FDA Warns Of Liver Damage Reports With Sanofi Drug
Federal health officials are warning doctors and patients that a recently-launched heart drug from Sanofi-Aventis SA has been linked to liver damage in a handful of patients.
The Food and Drug Administration said Friday it has received several reports of liver damage with Multaq tablets, including two cases in which patients had to have their livers removed. Both patients were women and roughly 70 years old. They had been taking the drug for 4.5 months and 6 months, respectively.
The FDA approved Multaq in July 2009 to treat atrial flutter and atrial fibrillation which are irregular heart rhythms that can reduce blood flow and lead to stroke. More than a half-million prescriptions for Multaq have been written since the drug was approved.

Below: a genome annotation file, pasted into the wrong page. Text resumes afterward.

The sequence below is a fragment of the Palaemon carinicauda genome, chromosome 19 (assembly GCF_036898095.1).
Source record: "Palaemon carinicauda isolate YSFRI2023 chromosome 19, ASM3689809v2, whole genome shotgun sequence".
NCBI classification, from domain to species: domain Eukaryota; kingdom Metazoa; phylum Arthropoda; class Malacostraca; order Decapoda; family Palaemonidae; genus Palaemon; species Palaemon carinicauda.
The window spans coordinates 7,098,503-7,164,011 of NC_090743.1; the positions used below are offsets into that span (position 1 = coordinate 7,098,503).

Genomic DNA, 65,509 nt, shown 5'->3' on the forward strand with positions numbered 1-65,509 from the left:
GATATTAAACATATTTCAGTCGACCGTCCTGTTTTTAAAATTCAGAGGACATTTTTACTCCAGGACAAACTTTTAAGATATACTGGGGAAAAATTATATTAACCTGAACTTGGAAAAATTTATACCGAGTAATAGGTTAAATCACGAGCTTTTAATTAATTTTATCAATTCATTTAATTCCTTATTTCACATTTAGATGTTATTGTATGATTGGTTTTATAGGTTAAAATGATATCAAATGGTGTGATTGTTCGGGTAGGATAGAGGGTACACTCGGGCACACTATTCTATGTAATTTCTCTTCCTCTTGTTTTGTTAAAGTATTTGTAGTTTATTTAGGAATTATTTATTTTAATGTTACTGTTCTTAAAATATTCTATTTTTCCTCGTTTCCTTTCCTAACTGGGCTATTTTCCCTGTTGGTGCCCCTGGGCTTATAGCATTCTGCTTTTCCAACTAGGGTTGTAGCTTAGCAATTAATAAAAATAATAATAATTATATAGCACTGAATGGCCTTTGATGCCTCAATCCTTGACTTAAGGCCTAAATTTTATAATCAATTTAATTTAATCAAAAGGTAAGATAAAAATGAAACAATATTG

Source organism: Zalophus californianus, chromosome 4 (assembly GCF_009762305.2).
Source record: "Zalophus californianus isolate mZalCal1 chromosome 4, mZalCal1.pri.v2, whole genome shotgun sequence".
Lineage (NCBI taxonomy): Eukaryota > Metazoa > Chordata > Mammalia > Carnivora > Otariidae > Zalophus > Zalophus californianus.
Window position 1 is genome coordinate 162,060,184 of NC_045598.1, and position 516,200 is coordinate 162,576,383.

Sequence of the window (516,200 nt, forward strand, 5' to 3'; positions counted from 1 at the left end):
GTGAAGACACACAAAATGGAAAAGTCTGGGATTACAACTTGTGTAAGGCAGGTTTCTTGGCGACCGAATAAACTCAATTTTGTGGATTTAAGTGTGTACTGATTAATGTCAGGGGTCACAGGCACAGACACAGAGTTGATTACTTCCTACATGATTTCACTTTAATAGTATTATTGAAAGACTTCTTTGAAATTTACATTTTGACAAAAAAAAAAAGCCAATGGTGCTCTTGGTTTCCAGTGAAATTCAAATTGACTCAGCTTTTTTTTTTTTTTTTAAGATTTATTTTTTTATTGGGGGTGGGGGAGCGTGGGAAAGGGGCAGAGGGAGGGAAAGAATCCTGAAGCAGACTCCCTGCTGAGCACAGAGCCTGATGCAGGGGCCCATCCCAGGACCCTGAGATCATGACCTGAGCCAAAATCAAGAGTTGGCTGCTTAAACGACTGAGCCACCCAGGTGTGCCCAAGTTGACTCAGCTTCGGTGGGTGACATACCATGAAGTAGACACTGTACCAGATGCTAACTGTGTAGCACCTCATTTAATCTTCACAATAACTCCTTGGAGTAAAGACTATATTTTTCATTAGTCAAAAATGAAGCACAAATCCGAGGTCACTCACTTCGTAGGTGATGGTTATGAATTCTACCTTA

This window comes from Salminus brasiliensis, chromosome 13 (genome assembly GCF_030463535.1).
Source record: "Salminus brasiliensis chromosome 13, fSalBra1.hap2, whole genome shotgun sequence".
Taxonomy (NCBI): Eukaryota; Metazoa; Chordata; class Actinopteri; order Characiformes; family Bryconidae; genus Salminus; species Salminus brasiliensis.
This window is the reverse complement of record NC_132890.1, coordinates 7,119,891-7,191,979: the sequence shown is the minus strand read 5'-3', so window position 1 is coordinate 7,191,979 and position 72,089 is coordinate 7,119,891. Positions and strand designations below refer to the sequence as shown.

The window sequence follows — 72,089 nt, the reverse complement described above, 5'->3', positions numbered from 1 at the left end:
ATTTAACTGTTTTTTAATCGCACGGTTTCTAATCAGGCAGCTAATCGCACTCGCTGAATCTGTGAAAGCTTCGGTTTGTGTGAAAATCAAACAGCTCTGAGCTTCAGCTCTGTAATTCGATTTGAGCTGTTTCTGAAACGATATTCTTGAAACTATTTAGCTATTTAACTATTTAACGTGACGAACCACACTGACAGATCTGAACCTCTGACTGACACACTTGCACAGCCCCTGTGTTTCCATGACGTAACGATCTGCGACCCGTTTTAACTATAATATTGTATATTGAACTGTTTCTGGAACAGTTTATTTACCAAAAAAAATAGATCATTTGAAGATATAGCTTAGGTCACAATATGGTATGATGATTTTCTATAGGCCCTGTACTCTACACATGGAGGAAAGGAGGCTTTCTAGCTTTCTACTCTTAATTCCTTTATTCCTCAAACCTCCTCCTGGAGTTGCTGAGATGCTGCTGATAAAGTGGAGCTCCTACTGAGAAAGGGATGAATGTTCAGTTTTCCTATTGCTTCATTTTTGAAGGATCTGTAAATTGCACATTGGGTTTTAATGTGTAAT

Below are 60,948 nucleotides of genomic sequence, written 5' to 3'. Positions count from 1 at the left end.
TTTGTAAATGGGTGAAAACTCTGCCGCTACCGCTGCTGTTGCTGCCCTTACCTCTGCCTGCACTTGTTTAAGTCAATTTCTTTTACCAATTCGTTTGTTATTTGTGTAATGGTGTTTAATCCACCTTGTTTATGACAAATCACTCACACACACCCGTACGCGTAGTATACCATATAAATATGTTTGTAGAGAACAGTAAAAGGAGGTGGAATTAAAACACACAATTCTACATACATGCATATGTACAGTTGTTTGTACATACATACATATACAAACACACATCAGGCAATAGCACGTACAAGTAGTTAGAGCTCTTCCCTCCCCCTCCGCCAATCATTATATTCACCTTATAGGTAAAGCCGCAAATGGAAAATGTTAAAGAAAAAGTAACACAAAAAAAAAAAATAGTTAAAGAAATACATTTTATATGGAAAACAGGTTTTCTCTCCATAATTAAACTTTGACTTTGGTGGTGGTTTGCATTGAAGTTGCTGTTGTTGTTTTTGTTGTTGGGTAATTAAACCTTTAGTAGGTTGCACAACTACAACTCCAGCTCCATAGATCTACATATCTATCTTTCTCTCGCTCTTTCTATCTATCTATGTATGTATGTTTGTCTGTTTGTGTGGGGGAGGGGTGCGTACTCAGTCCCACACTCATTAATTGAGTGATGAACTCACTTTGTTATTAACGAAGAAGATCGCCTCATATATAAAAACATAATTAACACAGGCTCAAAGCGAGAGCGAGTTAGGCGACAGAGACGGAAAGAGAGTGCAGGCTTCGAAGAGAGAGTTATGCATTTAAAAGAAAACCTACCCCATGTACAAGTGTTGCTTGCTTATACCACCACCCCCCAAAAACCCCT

In an online notice, the FDA said it would add a new warning about the risk for liver damage to the label of Multaq. The agency said patients should contact their doctor if they experience signs of liver injury, including nausea, vomiting and fever. If doctors suspect a toxicity issue they should discontinue use of the drug and test the patient’s liver enzymes.
Liver toxicity is among the most common drug-related side effects across a number of medication classes.
Multaq already carries a black box warning, the most severe type, stating the drug can cause severe complications, including death, in people with recent severe heart failure and should not be used in those patients. Common side effects of the twice-a-day tablets include fatigue, loss of strength, diarrhea, nausea and vomiting.
Paris-based Sanofi reported $84 million in sales for Multaq in the first-half of 2009.
Calls placed to Sanofi’s Bridgewater, N.J.-based offices were not immediately returned Friday morning.
(Copyright 2011 by The Associated Press. All Rights Reserved.)